Apple accused of breaching EU law over App Store sales fees

  02 May 2021    Read: 2095
Apple accused of breaching EU law over App Store sales fees

Apple has been accused of breaking EU law by charging high fees and setting unfair rules on those selling their products in its App Store, resulting typically in a 30% price hike for paying customers.

Margrethe Vestager, the European commissioner for competition, said the preliminary view was that Apple had distorted competition in the music streaming market by abusing its dominant position and role as a “gatekeeper” to the 1.8m apps in its store.

The commissioner said it was unfair that developers had to pay up to 30% commission on sales and agree to tight rules if they wished to sell their apps on the world’s 1bn iPhones and 500m iPads.

“Apple charges a 30% commission fee for all purchases throughout its system,” Vestager said. “This means that music streaming providers cannot sell subscription on their apps without paying a 30% fee to Apple. Our investigation showed that this fee was passed on to end users by raising prices typically from €9.99 to €12.99.”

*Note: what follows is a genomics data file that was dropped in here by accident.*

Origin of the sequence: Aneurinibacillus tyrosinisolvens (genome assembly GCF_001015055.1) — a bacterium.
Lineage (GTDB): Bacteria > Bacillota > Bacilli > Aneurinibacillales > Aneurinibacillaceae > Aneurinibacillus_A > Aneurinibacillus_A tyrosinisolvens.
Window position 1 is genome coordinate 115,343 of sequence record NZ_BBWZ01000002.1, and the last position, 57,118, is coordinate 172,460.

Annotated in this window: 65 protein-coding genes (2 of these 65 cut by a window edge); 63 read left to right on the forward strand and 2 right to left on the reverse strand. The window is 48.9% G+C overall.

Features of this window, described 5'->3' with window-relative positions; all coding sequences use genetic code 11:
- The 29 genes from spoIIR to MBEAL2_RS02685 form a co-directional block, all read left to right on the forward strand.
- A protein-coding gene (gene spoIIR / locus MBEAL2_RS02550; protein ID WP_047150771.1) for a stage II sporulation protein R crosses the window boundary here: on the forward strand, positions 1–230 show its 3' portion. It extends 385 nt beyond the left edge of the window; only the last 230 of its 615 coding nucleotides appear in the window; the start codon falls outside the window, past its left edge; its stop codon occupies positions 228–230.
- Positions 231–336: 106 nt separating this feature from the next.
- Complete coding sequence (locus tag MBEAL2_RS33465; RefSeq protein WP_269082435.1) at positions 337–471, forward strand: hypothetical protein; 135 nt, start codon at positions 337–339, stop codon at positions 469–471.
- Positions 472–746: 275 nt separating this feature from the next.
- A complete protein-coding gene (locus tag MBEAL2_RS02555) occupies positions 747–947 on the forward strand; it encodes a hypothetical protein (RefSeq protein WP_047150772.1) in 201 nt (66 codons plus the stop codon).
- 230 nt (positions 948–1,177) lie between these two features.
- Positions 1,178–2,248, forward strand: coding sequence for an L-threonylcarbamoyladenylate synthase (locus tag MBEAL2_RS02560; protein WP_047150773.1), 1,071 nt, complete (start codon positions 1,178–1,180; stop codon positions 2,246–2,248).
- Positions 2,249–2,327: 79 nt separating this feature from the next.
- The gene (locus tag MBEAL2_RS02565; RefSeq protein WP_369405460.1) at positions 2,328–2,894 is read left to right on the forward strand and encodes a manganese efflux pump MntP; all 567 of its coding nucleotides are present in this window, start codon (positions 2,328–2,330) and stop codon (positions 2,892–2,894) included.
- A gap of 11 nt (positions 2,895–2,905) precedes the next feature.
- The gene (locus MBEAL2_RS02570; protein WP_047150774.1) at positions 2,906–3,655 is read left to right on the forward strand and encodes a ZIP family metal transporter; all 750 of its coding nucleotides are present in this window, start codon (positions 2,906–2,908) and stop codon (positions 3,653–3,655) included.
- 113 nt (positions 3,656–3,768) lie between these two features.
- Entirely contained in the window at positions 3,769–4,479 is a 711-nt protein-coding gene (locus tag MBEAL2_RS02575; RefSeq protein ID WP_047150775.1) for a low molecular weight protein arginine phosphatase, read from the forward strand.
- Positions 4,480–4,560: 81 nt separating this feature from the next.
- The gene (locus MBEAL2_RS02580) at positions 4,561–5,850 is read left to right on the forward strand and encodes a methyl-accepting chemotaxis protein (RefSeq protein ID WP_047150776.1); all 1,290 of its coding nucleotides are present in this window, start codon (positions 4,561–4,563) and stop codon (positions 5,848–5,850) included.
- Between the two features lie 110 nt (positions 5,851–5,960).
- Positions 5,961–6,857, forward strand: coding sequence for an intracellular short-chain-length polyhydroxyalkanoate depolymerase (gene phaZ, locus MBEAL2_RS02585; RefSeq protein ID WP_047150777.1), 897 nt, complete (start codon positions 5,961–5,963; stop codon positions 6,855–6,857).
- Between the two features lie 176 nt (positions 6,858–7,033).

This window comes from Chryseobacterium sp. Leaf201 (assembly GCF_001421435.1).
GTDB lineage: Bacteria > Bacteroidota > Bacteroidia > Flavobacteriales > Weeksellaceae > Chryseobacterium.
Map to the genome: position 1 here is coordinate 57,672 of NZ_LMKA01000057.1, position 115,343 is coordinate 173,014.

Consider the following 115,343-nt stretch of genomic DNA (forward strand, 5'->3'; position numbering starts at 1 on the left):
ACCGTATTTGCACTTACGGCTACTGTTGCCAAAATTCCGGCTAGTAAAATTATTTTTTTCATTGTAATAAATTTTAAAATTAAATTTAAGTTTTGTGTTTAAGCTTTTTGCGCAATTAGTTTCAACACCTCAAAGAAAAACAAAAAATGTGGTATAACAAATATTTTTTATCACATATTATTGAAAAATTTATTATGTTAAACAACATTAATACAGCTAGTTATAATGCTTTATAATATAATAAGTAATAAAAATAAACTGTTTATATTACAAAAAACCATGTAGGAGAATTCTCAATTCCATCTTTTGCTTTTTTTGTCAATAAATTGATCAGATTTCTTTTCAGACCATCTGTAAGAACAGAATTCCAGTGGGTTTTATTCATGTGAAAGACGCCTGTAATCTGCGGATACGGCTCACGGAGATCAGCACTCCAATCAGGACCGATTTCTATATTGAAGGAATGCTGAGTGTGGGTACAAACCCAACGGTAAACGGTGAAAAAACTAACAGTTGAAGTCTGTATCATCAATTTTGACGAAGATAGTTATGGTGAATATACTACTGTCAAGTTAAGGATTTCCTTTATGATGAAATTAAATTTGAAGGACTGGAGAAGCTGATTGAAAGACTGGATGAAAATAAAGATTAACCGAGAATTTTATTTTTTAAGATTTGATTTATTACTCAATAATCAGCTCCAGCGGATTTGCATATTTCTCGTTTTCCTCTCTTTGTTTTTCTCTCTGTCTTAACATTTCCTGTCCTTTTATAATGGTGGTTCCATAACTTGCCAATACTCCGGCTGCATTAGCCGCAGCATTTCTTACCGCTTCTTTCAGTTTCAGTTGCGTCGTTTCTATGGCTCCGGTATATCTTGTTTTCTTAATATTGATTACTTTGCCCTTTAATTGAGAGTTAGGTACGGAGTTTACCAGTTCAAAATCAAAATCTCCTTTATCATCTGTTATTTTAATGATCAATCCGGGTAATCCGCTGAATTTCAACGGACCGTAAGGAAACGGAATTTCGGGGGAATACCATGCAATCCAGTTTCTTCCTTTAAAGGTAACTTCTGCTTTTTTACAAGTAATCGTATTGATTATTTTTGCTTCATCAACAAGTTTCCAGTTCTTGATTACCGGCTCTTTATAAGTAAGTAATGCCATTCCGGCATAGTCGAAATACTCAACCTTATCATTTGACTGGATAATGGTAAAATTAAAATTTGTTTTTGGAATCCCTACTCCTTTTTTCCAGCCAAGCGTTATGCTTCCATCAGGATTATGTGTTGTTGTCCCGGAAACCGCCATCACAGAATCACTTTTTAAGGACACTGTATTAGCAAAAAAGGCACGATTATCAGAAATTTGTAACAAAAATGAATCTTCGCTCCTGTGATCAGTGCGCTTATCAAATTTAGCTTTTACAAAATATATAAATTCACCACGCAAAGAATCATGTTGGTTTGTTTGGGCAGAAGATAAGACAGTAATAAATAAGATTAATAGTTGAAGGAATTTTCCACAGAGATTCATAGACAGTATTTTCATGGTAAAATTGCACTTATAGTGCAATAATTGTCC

“A second concern is about the so-called anti-steering provisions,’” she added. “They limit the ability of app developers to inform iPad or iPhone users of alternative cheaper subscriptions, available elsewhere.

“In fact, to avoid paying the 30% commission, some music streaming providers decided to stop offering paid subscriptions in their apps. This is what Spotify decided to do in 2016. Since then, customers can download Spotify app in the Apple App Store, but they cannot purchase any subscription for Spotify premium services.”

The Guardian 

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